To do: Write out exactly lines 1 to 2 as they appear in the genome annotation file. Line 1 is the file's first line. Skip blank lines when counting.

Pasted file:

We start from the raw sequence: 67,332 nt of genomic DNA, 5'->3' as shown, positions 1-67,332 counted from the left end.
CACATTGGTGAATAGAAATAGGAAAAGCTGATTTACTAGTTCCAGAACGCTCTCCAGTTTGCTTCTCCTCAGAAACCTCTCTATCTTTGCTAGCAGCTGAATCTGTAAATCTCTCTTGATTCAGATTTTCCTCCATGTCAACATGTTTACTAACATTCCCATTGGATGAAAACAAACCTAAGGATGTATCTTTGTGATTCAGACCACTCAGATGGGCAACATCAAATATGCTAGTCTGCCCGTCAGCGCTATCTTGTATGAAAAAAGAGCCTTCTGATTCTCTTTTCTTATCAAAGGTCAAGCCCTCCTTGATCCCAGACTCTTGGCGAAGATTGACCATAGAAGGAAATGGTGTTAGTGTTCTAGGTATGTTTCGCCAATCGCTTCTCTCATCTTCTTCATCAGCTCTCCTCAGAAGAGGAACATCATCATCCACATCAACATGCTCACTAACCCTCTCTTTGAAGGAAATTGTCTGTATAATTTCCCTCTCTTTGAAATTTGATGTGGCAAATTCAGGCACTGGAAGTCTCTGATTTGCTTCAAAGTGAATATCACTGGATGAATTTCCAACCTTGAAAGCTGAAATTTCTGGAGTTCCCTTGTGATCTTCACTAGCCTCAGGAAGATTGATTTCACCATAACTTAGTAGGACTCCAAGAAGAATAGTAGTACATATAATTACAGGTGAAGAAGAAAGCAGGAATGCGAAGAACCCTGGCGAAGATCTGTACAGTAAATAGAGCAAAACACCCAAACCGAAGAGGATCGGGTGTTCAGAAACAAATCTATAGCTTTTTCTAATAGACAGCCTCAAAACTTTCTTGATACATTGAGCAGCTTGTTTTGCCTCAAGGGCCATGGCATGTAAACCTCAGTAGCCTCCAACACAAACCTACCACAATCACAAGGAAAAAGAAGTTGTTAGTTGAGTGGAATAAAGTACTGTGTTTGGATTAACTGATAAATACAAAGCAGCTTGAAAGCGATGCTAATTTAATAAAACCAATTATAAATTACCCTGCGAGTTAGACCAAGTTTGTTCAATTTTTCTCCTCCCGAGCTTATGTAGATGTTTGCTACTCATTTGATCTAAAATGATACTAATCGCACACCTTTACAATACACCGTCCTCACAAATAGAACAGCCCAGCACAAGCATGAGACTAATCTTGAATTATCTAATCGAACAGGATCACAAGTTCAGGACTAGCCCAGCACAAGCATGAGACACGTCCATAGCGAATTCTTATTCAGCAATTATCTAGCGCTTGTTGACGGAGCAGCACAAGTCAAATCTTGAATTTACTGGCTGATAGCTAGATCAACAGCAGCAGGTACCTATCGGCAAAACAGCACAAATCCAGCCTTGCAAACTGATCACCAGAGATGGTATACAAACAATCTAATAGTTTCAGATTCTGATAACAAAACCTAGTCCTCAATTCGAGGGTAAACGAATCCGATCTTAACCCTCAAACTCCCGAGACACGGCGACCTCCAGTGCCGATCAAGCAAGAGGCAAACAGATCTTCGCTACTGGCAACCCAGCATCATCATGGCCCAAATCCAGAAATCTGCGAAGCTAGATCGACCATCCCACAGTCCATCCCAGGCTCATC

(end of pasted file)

We start from the raw sequence: 67,332 nt of genomic DNA, 5'->3' as shown, positions 1-67,332 counted from the left end.
CACATTGGTGAATAGAAATAGGAAAAGCTGATTTACTAGTTCCAGAACGCTCTCCAGTTTGCTTCTCCTCAGAAACCTCTCTATCTTTGCTAGCAGCTGAATCTGTAAATCTCTCTTGATTCAGATTTTCCTCCATGTCAACATGTTTACTAACATTCCCATTGGATGAAAACAAACCTAAGGATGTATCTTTGTGATTCAGACCACTCAGATGGGCAACATCAAATATGCTAGTCTGCCCGTCAGCGCTATCTTGTATGAAAAAAGAGCCTTCTGATTCTCTTTTCTTATCAAAGGTCAAGCCCTCCTTGATCCCAGACTCTTGGCGAAGATTGACCATAGAAGGAAATGGTGTTAGTGTTCTAGGTATGTTTCGCCAATCGCTTCTCTCATCTTCTTCATCAGCTCTCCTCAGAAGAGGAACATCATCATCCACATCAACATGCTCACTAACCCTCTCTTTGAAGGAAATTGTCTGTATAATTTCCCTCTCTTTGAAATTTGATGTGGCAAATTCAGGCACTGGAAGTCTCTGATTTGCTTCAAAGTGAATATCACTGGATGAATTTCCAACCTTGAAAGCTGAAATTTCTGGAGTTCCCTTGTGATCTTCACTAGCCTCAGGAAGATTGATTTCACCATAACTTAGTAGGACTCCAAGAAGAATAGTAGTACATATAATTACAGGTGAAGAAGAAAGCAGGAATGCGAAGAACCCTGGCGAAGATCTGTACAGTAAATAGAGCAAAACACCCAAACCGAAGAGGATCGGGTGTTCAGAAACAAATCTATAGCTTTTTCTAATAGACAGCCTCAAAACTTTCTTGATACATTGAGCAGCTTGTTTTGCCTCAAGGGCCATGGCATGTAAACCTCAGTAGCCTCCAACACAAACCTACCACAATCACAAGGAAAAAGAAGTTGTTAGTTGAGTGGAATAAAGTACTGTGTTTGGATTAACTGATAAATACAAAGCAGCTTGAAAGCGATGCTAATTTAATAAAACCAATTATAAATTACCCTGCGAGTTAGACCAAGTTTGTTCAATTTTTCTCCTCCCGAGCTTATGTAGATGTTTGCTACTCATTTGATCTAAAATGATACTAATCGCACACCTTTACAATACACCGTCCTCACAAATAGAACAGCCCAGCACAAGCATGAGACTAATCTTGAATTATCTAATCGAACAGGATCACAAGTTCAGGACTAGCCCAGCACAAGCATGAGACACGTCCATAGCGAATTCTTATTCAGCAATTATCTAGCGCTTGTTGACGGAGCAGCACAAGTCAAATCTTGAATTTACTGGCTGATAGCTAGATCAACAGCAGCAGGTACCTATCGGCAAAACAGCACAAATCCAGCCTTGCAAACTGATCACCAGAGATGGTATACAAACAATCTAATAGTTTCAGATTCTGATAACAAAACCTAGTCCTCAATTCGAGGGTAAACGAATCCGATCTTAACCCTCAAACTCCCGAGACACGGCGACCTCCAGTGCCGATCAAGCAAGAGGCAAACAGATCTTCGCTACTGGCAACCCAGCATCATCATGGCCCAAATCCAGAAATCTGCGAAGCTAGATCGACCATCCCACAGTCCATCCCAGGCTCATC